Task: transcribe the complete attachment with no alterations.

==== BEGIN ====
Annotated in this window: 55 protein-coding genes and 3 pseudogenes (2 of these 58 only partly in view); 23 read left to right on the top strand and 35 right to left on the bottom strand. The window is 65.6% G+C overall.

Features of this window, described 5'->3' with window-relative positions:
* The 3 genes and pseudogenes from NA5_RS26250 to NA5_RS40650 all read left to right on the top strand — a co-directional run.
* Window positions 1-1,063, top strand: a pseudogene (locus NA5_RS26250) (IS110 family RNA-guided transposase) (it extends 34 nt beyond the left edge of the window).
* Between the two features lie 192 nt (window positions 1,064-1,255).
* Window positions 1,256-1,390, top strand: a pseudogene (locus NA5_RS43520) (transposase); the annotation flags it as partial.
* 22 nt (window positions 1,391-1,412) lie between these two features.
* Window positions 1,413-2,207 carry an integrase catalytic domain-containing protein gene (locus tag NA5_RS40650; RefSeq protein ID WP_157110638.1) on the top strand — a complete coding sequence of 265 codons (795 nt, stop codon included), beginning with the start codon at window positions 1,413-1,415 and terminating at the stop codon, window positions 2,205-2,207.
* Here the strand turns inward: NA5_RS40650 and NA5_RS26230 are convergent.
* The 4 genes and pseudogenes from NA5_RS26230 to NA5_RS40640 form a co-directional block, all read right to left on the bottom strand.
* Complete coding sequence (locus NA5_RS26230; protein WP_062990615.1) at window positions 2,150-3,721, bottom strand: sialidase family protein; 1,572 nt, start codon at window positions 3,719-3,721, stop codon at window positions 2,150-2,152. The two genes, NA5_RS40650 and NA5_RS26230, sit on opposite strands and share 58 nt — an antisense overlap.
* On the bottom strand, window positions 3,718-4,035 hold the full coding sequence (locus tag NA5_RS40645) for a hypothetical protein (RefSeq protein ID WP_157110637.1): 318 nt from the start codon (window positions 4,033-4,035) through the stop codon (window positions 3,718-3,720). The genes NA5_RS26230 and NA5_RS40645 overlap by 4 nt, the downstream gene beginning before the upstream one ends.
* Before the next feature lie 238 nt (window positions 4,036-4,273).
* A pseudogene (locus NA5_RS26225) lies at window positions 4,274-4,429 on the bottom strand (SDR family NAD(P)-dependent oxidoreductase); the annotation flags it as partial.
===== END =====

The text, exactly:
Annotated in this window: 55 protein-coding genes and 3 pseudogenes (2 of these 58 only partly in view); 23 read left to right on the top strand and 35 right to left on the bottom strand. The window is 65.6% G+C overall.

Features of this window, described 5'->3' with window-relative positions:
* The 3 genes and pseudogenes from NA5_RS26250 to NA5_RS40650 all read left to right on the top strand — a co-directional run.
* Window positions 1-1,063, top strand: a pseudogene (locus NA5_RS26250) (IS110 family RNA-guided transposase) (it extends 34 nt beyond the left edge of the window).
* Between the two features lie 192 nt (window positions 1,064-1,255).
* Window positions 1,256-1,390, top strand: a pseudogene (locus NA5_RS43520) (transposase); the annotation flags it as partial.
* 22 nt (window positions 1,391-1,412) lie between these two features.
* Window positions 1,413-2,207 carry an integrase catalytic domain-containing protein gene (locus tag NA5_RS40650; RefSeq protein ID WP_157110638.1) on the top strand — a complete coding sequence of 265 codons (795 nt, stop codon included), beginning with the start codon at window positions 1,413-1,415 and terminating at the stop codon, window positions 2,205-2,207.
* Here the strand turns inward: NA5_RS40650 and NA5_RS26230 are convergent.
* The 4 genes and pseudogenes from NA5_RS26230 to NA5_RS40640 form a co-directional block, all read right to left on the bottom strand.
* Complete coding sequence (locus NA5_RS26230; protein WP_062990615.1) at window positions 2,150-3,721, bottom strand: sialidase family protein; 1,572 nt, start codon at window positions 3,719-3,721, stop codon at window positions 2,150-2,152. The two genes, NA5_RS40650 and NA5_RS26230, sit on opposite strands and share 58 nt — an antisense overlap.
* On the bottom strand, window positions 3,718-4,035 hold the full coding sequence (locus tag NA5_RS40645) for a hypothetical protein (RefSeq protein ID WP_157110637.1): 318 nt from the start codon (window positions 4,033-4,035) through the stop codon (window positions 3,718-3,720). The genes NA5_RS26230 and NA5_RS40645 overlap by 4 nt, the downstream gene beginning before the upstream one ends.
* Before the next feature lie 238 nt (window positions 4,036-4,273).
* A pseudogene (locus NA5_RS26225) lies at window positions 4,274-4,429 on the bottom strand (SDR family NAD(P)-dependent oxidoreductase); the annotation flags it as partial.